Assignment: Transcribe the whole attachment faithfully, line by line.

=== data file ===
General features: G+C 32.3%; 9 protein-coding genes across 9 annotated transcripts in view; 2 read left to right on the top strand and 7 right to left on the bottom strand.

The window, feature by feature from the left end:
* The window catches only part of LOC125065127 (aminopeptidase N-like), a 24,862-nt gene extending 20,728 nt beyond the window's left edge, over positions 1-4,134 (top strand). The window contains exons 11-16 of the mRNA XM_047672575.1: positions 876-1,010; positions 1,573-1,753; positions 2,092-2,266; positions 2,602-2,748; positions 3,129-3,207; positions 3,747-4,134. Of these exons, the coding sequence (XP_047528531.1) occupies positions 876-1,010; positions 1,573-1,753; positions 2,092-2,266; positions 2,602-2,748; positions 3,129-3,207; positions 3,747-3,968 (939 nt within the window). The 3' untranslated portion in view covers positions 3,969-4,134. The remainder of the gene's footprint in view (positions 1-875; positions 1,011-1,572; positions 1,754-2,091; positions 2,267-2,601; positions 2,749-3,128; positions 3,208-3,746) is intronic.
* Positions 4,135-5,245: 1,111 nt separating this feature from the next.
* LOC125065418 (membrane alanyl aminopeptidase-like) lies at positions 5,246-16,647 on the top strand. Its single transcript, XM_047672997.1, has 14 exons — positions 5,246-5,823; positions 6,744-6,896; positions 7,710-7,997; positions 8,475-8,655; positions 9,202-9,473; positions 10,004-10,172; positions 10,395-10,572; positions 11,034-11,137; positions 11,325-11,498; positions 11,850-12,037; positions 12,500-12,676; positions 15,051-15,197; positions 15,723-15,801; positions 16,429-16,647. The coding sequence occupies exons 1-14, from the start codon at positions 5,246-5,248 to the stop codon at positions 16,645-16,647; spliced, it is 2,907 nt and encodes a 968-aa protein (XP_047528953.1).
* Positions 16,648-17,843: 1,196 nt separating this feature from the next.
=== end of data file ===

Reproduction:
General features: G+C 32.3%; 9 protein-coding genes across 9 annotated transcripts in view; 2 read left to right on the top strand and 7 right to left on the bottom strand.

The window, feature by feature from the left end:
* The window catches only part of LOC125065127 (aminopeptidase N-like), a 24,862-nt gene extending 20,728 nt beyond the window's left edge, over positions 1-4,134 (top strand). The window contains exons 11-16 of the mRNA XM_047672575.1: positions 876-1,010; positions 1,573-1,753; positions 2,092-2,266; positions 2,602-2,748; positions 3,129-3,207; positions 3,747-4,134. Of these exons, the coding sequence (XP_047528531.1) occupies positions 876-1,010; positions 1,573-1,753; positions 2,092-2,266; positions 2,602-2,748; positions 3,129-3,207; positions 3,747-3,968 (939 nt within the window). The 3' untranslated portion in view covers positions 3,969-4,134. The remainder of the gene's footprint in view (positions 1-875; positions 1,011-1,572; positions 1,754-2,091; positions 2,267-2,601; positions 2,749-3,128; positions 3,208-3,746) is intronic.
* Positions 4,135-5,245: 1,111 nt separating this feature from the next.
* LOC125065418 (membrane alanyl aminopeptidase-like) lies at positions 5,246-16,647 on the top strand. Its single transcript, XM_047672997.1, has 14 exons — positions 5,246-5,823; positions 6,744-6,896; positions 7,710-7,997; positions 8,475-8,655; positions 9,202-9,473; positions 10,004-10,172; positions 10,395-10,572; positions 11,034-11,137; positions 11,325-11,498; positions 11,850-12,037; positions 12,500-12,676; positions 15,051-15,197; positions 15,723-15,801; positions 16,429-16,647. The coding sequence occupies exons 1-14, from the start codon at positions 5,246-5,248 to the stop codon at positions 16,645-16,647; spliced, it is 2,907 nt and encodes a 968-aa protein (XP_047528953.1).
* Positions 16,648-17,843: 1,196 nt separating this feature from the next.